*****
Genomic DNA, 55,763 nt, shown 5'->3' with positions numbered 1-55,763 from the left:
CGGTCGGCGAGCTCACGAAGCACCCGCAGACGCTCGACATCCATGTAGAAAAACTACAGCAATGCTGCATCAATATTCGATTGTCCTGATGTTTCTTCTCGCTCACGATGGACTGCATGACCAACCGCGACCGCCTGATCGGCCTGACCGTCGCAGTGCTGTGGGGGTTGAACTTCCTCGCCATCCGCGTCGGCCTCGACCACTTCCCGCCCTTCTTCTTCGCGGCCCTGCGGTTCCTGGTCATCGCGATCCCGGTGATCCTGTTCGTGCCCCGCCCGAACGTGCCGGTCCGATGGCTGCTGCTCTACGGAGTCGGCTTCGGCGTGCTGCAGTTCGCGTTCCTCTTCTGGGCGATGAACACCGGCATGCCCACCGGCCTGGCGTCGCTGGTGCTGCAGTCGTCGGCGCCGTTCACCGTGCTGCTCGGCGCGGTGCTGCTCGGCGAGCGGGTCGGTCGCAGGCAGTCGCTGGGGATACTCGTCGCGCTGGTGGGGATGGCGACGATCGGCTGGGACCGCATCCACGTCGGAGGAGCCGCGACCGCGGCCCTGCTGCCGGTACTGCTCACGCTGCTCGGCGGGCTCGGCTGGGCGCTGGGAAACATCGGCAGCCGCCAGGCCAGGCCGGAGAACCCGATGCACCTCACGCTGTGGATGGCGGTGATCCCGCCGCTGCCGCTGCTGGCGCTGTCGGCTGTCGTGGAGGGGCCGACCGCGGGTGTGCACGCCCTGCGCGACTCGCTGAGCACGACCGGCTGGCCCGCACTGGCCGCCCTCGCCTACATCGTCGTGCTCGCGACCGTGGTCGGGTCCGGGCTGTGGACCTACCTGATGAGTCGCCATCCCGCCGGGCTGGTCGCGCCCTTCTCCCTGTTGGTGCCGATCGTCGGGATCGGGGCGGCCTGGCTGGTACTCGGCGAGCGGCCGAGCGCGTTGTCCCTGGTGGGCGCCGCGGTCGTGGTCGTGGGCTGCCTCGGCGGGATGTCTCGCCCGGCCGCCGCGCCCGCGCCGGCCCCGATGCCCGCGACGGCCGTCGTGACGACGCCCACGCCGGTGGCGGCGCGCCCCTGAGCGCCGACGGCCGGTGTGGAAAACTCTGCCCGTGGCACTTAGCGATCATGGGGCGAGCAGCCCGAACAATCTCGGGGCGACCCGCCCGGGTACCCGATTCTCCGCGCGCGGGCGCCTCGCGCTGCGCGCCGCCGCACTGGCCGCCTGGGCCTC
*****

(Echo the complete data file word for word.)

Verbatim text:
Genomic DNA, 55,763 nt, shown 5'->3' with positions numbered 1-55,763 from the left:
CGGTCGGCGAGCTCACGAAGCACCCGCAGACGCTCGACATCCATGTAGAAAAACTACAGCAATGCTGCATCAATATTCGATTGTCCTGATGTTTCTTCTCGCTCACGATGGACTGCATGACCAACCGCGACCGCCTGATCGGCCTGACCGTCGCAGTGCTGTGGGGGTTGAACTTCCTCGCCATCCGCGTCGGCCTCGACCACTTCCCGCCCTTCTTCTTCGCGGCCCTGCGGTTCCTGGTCATCGCGATCCCGGTGATCCTGTTCGTGCCCCGCCCGAACGTGCCGGTCCGATGGCTGCTGCTCTACGGAGTCGGCTTCGGCGTGCTGCAGTTCGCGTTCCTCTTCTGGGCGATGAACACCGGCATGCCCACCGGCCTGGCGTCGCTGGTGCTGCAGTCGTCGGCGCCGTTCACCGTGCTGCTCGGCGCGGTGCTGCTCGGCGAGCGGGTCGGTCGCAGGCAGTCGCTGGGGATACTCGTCGCGCTGGTGGGGATGGCGACGATCGGCTGGGACCGCATCCACGTCGGAGGAGCCGCGACCGCGGCCCTGCTGCCGGTACTGCTCACGCTGCTCGGCGGGCTCGGCTGGGCGCTGGGAAACATCGGCAGCCGCCAGGCCAGGCCGGAGAACCCGATGCACCTCACGCTGTGGATGGCGGTGATCCCGCCGCTGCCGCTGCTGGCGCTGTCGGCTGTCGTGGAGGGGCCGACCGCGGGTGTGCACGCCCTGCGCGACTCGCTGAGCACGACCGGCTGGCCCGCACTGGCCGCCCTCGCCTACATCGTCGTGCTCGCGACCGTGGTCGGGTCCGGGCTGTGGACCTACCTGATGAGTCGCCATCCCGCCGGGCTGGTCGCGCCCTTCTCCCTGTTGGTGCCGATCGTCGGGATCGGGGCGGCCTGGCTGGTACTCGGCGAGCGGCCGAGCGCGTTGTCCCTGGTGGGCGCCGCGGTCGTGGTCGTGGGCTGCCTCGGCGGGATGTCTCGCCCGGCCGCCGCGCCCGCGCCGGCCCCGATGCCCGCGACGGCCGTCGTGACGACGCCCACGCCGGTGGCGGCGCGCCCCTGAGCGCCGACGGCCGGTGTGGAAAACTCTGCCCGTGGCACTTAGCGATCATGGGGCGAGCAGCCCGAACAATCTCGGGGCGACCCGCCCGGGTACCCGATTCTCCGCGCGCGGGCGCCTCGCGCTGCGCGCCGCCGCACTGGCCGCCTGGGCCTC